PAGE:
Here are some useful tips and steps you can take to ensure the safety of your family and your home:
Teaching your family about electrical safety is one of the most important things you can do. We often forget that electricity can harm us because we use it every day. To protect your family, you should introduce electric safety rules for when they handle electric goods.
You should not: store combustible materials near electricity, dry clothes on electric heaters, hang picture fames without knowing what is behind the wall or install downlighters on your own.
Check your fire alarms. are working. Of the 197 people who died last year in house fires, 70 per cent were not alerted by a fire alarm. A smoke alarm can save your life, but only if it works; so we encourage you to check yours..
Check your RCD protection by simply pressing the test button. You should be doing so every three months. as if it not working correctly it may as well not be there.
Don't overload your sockets - that includes extension leads. If you find you are regularly using extension leads, consider getting more sockets installed in your home.
Check the current rating of an electrical adaptor before you plug appliances in - make sure that the total curernt used does not exceed the adaptor's rating.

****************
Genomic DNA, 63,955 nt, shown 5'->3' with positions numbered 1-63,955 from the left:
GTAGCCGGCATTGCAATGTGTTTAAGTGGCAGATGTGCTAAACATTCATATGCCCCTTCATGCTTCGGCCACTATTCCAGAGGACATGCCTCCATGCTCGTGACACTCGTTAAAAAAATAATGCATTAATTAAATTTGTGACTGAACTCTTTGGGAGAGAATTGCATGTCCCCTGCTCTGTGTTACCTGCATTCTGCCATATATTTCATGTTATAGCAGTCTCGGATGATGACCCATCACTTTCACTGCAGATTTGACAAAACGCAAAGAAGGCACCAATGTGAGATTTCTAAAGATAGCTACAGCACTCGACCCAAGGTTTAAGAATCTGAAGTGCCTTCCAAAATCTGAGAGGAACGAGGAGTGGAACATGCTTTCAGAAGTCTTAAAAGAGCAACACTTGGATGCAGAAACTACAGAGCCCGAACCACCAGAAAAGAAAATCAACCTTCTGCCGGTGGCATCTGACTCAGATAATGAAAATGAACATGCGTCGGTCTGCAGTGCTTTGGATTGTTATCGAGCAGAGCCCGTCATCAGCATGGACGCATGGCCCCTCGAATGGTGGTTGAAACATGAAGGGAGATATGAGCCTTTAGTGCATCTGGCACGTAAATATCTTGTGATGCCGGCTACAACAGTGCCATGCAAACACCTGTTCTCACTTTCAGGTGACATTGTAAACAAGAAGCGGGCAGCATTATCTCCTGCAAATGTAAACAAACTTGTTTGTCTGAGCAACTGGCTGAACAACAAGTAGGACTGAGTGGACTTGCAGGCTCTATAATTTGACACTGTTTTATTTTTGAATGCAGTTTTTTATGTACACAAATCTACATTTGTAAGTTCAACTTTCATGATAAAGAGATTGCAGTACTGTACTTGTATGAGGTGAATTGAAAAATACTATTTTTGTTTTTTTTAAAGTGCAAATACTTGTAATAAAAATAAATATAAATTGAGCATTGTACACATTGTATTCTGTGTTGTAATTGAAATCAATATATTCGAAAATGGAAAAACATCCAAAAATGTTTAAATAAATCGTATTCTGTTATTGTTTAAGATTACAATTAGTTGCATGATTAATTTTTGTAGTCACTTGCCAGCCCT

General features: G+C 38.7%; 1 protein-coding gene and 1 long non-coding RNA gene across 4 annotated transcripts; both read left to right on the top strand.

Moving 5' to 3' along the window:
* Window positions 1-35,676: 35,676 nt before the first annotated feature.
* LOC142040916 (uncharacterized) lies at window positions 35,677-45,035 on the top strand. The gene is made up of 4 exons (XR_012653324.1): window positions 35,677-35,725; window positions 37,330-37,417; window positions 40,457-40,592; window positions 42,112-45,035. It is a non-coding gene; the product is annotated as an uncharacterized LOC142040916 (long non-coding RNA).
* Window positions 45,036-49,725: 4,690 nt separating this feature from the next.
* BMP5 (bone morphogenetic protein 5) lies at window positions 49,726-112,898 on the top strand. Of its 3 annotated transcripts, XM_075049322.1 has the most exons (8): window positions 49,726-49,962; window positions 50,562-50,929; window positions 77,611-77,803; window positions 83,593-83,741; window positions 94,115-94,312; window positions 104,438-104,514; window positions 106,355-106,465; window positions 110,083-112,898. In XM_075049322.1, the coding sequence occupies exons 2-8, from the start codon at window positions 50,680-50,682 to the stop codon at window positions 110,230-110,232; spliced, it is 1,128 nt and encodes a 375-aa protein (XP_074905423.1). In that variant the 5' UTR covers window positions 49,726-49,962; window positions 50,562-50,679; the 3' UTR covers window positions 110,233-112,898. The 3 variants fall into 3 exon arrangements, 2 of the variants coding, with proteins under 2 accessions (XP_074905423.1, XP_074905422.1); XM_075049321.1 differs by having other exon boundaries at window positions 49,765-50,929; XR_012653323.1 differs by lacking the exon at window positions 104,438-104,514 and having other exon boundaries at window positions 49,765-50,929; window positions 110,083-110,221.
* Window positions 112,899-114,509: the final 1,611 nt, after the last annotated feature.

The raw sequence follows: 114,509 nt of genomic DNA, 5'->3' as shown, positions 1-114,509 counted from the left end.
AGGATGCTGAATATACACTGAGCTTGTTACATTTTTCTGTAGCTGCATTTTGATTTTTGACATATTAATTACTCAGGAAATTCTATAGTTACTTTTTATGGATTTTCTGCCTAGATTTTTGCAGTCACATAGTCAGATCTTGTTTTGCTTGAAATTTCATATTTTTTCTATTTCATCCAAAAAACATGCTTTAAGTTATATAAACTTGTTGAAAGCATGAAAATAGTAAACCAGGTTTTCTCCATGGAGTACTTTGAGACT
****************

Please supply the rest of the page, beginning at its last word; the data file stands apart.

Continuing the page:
Never put a higher-watt bulb in your lighting fixtures than is recommended by the manufacturer. This can burn up the fixture’s wiring, leading to a fire hazard.
Never cover up extension cords with furniture, or floor coverings etc. Extension cords are rated for use in free air. Avoid overloading extension cords. Just because there are six receptacles doesn’t mean you should plug something into every one. Extension cords are rated for a specific number of watts. Make sure the items plugged into the cord do not exceed this rating. Also, extension cords are meant to be a temporary solution for wiring - do not use them on a continual basis.
Flickering lights, outlets that work sporadically, circuit breakers that frequently trip, loose wall outlets, bulbs that blow out frequently—all of these are indications of minor electrical problems. If these problems are not monitored and rectified, they can lead to more serious electrical issues.
In addition to these visual signs, be alert for the smell of burning rubber or plastic, the feel of heat coming from electrical components, or the sound of sizzling or humming coming from electrical components. These are also indications that something is wrong with your electrical system.
Know the location of the fuse board and the main shut-off to the electrical system. Each circuit breaker or fuse should be clearly labelled. The main shut-off may be located outside at the meter. If something is amiss with the system, everything can be shut down here. Panels need to be accessible.
Carry out an annual visual electrical inspection of your property. When doing this, look out for broken light switches and sockets, signs of scorching around sockets which may indicate overloading, damaged electrical appliances and overheating of electrical equipment.
Regularly inspect appliances, fittings, cords and sockets for damage. Check that the leads, plugs and the appliance itself are in good condition. 89% of electrical fires are caused by electrical products,